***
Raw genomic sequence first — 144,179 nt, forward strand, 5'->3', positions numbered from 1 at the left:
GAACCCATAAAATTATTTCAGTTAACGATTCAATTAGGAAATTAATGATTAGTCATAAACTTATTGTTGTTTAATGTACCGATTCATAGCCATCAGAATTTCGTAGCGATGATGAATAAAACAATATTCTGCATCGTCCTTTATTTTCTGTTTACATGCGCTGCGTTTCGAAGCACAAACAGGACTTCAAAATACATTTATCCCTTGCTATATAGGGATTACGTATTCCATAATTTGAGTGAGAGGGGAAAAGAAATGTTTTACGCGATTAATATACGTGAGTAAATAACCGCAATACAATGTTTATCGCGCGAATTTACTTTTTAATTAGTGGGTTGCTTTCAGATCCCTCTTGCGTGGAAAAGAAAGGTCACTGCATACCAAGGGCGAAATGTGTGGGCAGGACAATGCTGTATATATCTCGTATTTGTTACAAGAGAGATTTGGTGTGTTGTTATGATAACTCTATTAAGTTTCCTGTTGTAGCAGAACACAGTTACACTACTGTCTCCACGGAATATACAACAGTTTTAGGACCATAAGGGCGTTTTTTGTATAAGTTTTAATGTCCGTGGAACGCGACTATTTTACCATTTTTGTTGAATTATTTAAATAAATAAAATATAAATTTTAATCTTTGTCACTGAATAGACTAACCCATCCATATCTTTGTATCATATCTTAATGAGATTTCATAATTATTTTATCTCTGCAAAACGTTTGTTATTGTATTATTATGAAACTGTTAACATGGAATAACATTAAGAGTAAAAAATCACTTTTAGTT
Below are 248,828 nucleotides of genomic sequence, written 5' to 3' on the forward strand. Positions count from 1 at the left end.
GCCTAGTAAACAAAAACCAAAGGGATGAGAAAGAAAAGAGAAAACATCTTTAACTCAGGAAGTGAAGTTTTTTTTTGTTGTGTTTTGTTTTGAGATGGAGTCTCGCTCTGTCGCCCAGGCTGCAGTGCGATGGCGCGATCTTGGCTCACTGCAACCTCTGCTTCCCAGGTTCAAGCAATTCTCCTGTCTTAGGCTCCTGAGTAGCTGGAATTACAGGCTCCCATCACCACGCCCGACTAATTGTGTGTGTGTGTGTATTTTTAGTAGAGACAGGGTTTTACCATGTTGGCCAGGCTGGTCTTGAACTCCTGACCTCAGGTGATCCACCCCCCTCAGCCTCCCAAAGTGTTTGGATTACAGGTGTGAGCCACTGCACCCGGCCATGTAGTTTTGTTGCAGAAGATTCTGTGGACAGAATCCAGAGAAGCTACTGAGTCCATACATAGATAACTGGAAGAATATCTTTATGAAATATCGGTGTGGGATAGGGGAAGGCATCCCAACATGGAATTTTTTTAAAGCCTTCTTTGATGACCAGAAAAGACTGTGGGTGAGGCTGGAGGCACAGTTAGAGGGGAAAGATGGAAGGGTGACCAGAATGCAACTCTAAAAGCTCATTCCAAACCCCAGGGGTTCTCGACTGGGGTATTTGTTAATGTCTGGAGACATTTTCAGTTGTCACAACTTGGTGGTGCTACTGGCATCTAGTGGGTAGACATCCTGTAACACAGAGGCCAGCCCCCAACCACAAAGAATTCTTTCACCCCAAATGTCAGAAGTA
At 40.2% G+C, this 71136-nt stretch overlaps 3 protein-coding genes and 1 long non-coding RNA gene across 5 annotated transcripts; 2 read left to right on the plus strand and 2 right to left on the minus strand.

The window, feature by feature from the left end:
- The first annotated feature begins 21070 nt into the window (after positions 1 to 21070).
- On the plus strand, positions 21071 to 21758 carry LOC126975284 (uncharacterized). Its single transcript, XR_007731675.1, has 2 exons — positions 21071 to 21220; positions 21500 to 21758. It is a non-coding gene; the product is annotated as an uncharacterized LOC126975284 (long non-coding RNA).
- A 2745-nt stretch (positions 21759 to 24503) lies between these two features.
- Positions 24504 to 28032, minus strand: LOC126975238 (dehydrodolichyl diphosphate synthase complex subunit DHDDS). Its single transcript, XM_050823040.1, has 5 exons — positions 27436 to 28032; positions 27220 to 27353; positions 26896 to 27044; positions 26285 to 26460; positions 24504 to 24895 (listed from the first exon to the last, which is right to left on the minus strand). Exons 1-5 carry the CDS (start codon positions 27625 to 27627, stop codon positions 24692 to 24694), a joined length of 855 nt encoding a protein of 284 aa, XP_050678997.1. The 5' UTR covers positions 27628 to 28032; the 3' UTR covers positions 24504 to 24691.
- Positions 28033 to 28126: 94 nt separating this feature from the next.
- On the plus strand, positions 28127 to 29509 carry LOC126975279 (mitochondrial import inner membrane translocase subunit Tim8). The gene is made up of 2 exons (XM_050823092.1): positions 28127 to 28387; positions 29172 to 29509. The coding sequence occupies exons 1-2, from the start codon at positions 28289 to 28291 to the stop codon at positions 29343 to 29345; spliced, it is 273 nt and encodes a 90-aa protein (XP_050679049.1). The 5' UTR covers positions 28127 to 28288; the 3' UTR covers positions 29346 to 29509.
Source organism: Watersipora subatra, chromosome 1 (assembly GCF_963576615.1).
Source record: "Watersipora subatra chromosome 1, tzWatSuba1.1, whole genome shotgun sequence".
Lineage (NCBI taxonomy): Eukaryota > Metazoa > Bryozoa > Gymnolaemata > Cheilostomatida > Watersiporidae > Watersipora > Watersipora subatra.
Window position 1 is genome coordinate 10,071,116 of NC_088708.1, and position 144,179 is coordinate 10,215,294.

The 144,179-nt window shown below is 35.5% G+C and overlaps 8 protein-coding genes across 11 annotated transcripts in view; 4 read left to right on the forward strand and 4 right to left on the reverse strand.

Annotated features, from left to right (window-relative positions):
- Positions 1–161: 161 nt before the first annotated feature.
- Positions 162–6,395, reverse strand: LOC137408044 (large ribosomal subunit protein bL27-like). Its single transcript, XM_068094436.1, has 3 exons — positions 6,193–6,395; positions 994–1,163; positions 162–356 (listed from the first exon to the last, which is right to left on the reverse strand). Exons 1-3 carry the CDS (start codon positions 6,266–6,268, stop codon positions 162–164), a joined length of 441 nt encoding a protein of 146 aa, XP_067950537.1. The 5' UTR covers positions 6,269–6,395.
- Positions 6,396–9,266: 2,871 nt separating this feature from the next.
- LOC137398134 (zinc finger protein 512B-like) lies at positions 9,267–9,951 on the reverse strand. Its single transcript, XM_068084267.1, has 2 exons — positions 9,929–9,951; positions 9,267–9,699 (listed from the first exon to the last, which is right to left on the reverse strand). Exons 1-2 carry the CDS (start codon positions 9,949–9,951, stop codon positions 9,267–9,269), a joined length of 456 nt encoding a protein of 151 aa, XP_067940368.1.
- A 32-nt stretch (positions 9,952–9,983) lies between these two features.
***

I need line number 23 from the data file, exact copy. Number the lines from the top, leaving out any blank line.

- A 32-nt stretch (positions 9,952–9,983) lies between these two features.